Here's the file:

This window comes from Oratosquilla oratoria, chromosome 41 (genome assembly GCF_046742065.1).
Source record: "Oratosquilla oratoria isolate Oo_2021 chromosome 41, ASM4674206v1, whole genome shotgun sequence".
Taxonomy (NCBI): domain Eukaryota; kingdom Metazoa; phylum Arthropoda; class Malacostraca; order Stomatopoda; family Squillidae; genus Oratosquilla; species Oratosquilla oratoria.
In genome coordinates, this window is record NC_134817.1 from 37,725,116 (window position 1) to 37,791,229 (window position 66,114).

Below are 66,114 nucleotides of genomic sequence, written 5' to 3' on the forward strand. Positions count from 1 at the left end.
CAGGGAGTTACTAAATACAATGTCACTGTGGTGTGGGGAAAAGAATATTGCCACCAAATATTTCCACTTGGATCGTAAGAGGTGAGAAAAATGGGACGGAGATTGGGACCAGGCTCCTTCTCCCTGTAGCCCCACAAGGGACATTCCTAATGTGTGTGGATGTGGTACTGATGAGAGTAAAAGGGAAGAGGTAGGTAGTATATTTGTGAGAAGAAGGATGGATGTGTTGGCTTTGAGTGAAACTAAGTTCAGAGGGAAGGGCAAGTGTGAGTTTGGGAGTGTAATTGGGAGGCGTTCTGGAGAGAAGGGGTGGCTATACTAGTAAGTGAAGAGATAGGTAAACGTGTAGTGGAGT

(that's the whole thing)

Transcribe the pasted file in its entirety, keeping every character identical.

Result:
This window comes from Oratosquilla oratoria, chromosome 41 (genome assembly GCF_046742065.1).
Source record: "Oratosquilla oratoria isolate Oo_2021 chromosome 41, ASM4674206v1, whole genome shotgun sequence".
Taxonomy (NCBI): domain Eukaryota; kingdom Metazoa; phylum Arthropoda; class Malacostraca; order Stomatopoda; family Squillidae; genus Oratosquilla; species Oratosquilla oratoria.
In genome coordinates, this window is record NC_134817.1 from 37,725,116 (window position 1) to 37,791,229 (window position 66,114).

Below are 66,114 nucleotides of genomic sequence, written 5' to 3' on the forward strand. Positions count from 1 at the left end.
CAGGGAGTTACTAAATACAATGTCACTGTGGTGTGGGGAAAAGAATATTGCCACCAAATATTTCCACTTGGATCGTAAGAGGTGAGAAAAATGGGACGGAGATTGGGACCAGGCTCCTTCTCCCTGTAGCCCCACAAGGGACATTCCTAATGTGTGTGGATGTGGTACTGATGAGAGTAAAAGGGAAGAGGTAGGTAGTATATTTGTGAGAAGAAGGATGGATGTGTTGGCTTTGAGTGAAACTAAGTTCAGAGGGAAGGGCAAGTGTGAGTTTGGGAGTGTAATTGGGAGGCGTTCTGGAGAGAAGGGGTGGCTATACTAGTAAGTGAAGAGATAGGTAAACGTGTAGTGGAGT